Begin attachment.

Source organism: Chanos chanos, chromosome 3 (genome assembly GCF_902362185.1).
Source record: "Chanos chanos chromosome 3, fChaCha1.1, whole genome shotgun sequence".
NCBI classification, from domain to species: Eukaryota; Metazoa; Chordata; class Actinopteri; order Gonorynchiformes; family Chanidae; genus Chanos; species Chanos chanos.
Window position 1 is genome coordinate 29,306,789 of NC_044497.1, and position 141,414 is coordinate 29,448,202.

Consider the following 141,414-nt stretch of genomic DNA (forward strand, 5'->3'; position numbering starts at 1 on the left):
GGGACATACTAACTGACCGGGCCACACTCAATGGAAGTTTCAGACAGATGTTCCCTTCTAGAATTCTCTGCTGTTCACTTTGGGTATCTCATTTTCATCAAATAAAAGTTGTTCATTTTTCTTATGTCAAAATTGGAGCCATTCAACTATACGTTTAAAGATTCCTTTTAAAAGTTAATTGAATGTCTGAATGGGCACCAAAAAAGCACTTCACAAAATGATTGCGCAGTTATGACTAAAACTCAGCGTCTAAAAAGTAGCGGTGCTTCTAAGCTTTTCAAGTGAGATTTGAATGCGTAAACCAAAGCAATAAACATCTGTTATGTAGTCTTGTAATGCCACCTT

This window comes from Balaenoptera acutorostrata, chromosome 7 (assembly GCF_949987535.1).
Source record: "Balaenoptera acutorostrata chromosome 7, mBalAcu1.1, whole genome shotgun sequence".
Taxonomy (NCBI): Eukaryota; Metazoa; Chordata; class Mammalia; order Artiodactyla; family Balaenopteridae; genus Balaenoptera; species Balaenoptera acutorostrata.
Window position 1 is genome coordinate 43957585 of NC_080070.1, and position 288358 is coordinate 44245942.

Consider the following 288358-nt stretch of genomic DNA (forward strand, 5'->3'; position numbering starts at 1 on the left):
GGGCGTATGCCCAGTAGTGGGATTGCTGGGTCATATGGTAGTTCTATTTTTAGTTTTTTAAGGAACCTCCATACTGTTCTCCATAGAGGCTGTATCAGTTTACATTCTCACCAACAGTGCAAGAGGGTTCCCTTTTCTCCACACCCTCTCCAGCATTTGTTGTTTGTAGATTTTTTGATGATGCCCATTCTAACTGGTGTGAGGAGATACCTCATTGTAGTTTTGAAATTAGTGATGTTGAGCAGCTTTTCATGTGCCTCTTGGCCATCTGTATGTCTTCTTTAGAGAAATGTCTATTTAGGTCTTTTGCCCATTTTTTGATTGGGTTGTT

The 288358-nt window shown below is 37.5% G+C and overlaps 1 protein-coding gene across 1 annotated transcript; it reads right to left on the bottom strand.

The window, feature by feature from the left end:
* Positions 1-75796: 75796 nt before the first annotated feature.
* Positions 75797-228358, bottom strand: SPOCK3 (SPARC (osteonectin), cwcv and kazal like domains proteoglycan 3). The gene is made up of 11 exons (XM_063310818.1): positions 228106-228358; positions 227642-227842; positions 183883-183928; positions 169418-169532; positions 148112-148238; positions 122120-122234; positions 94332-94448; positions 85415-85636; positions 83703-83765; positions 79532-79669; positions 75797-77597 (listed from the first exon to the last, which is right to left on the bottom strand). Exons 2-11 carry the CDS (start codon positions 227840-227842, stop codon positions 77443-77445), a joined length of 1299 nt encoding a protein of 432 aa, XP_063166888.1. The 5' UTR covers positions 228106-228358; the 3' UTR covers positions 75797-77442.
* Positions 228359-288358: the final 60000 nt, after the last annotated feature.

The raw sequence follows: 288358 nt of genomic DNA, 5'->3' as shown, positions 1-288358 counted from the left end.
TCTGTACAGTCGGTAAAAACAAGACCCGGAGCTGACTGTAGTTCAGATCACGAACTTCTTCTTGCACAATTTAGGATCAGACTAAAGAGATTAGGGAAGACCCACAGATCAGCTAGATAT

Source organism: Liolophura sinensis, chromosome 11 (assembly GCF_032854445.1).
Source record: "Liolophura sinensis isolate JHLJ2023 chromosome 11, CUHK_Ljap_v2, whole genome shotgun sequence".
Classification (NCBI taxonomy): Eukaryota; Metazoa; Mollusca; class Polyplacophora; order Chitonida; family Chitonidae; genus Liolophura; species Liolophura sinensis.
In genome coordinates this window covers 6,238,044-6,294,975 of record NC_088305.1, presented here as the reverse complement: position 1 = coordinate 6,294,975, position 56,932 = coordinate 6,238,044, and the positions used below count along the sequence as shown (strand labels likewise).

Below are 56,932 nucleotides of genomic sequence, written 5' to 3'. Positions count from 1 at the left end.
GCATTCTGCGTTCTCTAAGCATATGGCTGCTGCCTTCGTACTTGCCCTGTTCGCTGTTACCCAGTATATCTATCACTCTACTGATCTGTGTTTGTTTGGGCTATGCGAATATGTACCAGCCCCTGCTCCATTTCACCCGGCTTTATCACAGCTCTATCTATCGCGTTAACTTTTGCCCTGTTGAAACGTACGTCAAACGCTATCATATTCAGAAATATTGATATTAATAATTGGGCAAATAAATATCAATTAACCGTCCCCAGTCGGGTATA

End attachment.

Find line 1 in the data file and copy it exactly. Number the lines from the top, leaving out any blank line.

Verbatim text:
Source organism: Chanos chanos, chromosome 3 (genome assembly GCF_902362185.1).